That although its moſt requiſite that a godly, faithful and painful Goſpel-preaching-Miniſtry, be every where encouraged, countenanced and maintained, as in the ſeventh propoſal of the Army, yet it is moſt humbly and earneſtly deſired, as it was formerly by the Army and ma­ny other well affected people of this Commonwealth, that the way of doing it may be altered from what it novv is, Tythes being moſt apparently found to be very contenti­ous and burthenſome; extremity of the Law as to treble7 damages being much made uſe of, and the paying of Tythes in kind in ſome reſpects in many places in ſtead of being the tenth part amounts to the fifth (or there abouts) and the payment of them being much ſcrupled (and that not altogether without good ground) by the conſciences of many good people, as not being a Goſpel maintenance, who are neceſſitated either to pay them againſt conſcience, or elſe to run the hazard of undoing (almoſt) by enduring the execution of the Law, when the covetouſneſs or envy of any will prompt them to exact the benefit (of that (harſh) law) of treble damages, and thereby alſo ſuch Mi­niſters, uſing ſuch ſeverity do occaſion much diſhonor, to the name of Chriſt in rendering the Goſpel (in Scripture called glad tidings) to the poor very burthenſome and greivous exactions; and ſurely if this un-goſpel and Jewiſh like way were put to an end, and ſome other ſettled, much more conſonant to the Goſpel-rule, it would give great ſatisfaction, and render the Miniſtry more acceptable to the people, and their profeſſion and injoyments would be much more comfortable to themſelves and their friends; but here let there be no miſtake in any, to think that ſuch as are ignorant of the Goſpel, ſcandalous and inſufficient are at all deſired to be encouraged and maintained, nay let not ſuch be ſuffered to continue in the publike exerciſe of their calling or profeſſion to deceive and deſtroy the ſouls of the people and their own together, but let them betake themſelves to imployments for a livelihood, more expedi­ent and ſafe for them.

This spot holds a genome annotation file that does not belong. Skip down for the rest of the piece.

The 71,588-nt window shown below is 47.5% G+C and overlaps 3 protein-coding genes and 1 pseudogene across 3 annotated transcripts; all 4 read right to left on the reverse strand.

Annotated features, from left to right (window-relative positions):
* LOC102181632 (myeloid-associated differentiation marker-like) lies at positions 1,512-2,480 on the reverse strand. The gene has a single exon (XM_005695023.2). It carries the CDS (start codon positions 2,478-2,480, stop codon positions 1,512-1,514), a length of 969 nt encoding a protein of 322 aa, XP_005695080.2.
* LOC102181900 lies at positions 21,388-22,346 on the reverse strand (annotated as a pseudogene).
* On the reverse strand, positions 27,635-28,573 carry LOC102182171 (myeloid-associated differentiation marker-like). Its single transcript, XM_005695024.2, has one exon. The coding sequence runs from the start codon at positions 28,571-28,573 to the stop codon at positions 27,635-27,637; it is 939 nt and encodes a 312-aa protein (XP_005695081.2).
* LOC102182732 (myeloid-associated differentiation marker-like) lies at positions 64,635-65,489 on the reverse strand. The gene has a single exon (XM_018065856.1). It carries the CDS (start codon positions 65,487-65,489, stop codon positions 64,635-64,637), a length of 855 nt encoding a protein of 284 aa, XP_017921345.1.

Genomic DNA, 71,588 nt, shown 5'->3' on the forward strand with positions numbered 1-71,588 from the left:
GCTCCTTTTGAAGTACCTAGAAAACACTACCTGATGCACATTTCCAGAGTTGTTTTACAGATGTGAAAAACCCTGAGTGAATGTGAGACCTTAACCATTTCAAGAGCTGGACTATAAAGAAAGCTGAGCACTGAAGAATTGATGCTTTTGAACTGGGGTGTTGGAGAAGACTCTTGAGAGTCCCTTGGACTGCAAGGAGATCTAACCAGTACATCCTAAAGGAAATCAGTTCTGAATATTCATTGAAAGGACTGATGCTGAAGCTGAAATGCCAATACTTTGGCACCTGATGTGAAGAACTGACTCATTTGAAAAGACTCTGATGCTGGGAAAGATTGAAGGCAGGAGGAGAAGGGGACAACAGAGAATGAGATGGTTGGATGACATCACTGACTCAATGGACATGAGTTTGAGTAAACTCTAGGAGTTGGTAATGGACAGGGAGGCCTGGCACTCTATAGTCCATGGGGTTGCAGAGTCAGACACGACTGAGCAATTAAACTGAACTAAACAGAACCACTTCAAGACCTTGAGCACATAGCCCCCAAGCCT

That all impropriate Tythes which belong not to the Mi­niſters, but to other perſons may be (ſtill) paid as formerly, till a courſe can be likewiſe found out for taking of them away by giving ſatisfaction to the proprietors either by the ſupream authority of the Nation or by the people (who pay them) their agreeing with the owners about them in a way of purchaſe or otherwiſe.